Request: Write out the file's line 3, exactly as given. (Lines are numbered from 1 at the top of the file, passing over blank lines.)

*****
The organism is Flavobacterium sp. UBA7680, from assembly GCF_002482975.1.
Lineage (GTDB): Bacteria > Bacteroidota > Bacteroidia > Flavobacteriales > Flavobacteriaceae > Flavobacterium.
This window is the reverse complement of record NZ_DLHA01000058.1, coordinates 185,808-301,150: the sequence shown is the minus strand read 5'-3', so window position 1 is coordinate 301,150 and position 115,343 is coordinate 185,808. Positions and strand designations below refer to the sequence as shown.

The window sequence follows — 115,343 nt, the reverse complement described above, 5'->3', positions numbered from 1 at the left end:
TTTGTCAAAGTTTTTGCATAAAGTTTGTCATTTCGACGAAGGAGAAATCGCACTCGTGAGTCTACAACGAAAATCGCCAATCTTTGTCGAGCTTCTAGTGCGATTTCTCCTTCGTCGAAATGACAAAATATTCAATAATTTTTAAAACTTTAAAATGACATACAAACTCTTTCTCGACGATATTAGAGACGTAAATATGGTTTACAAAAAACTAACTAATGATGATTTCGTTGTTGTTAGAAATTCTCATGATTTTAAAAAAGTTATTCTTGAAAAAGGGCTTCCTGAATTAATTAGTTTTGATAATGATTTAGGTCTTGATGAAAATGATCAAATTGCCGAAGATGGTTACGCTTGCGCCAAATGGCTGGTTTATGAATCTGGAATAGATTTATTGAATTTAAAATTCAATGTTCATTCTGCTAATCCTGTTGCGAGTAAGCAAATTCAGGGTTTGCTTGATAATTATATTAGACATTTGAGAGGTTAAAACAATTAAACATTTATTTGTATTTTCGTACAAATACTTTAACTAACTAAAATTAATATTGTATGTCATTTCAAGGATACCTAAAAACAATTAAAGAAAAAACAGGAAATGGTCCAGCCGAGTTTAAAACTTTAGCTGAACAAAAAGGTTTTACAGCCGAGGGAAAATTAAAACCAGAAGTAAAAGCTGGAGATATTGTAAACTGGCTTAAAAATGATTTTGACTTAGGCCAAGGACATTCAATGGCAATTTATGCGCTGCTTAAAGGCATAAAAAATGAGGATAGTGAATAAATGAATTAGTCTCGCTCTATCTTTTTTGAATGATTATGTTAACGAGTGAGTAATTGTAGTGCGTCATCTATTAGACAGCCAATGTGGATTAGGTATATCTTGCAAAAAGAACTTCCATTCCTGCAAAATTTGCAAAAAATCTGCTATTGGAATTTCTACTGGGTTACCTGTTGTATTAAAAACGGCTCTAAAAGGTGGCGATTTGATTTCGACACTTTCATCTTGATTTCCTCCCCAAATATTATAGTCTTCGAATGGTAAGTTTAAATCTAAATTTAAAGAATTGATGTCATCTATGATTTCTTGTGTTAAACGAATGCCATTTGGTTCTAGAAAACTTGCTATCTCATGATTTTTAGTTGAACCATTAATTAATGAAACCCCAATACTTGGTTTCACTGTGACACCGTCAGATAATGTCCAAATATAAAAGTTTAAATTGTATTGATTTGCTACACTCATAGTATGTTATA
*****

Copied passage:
This window is the reverse complement of record NZ_DLHA01000058.1, coordinates 185,808-301,150: the sequence shown is the minus strand read 5'-3', so window position 1 is coordinate 301,150 and position 115,343 is coordinate 185,808. Positions and strand designations below refer to the sequence as shown.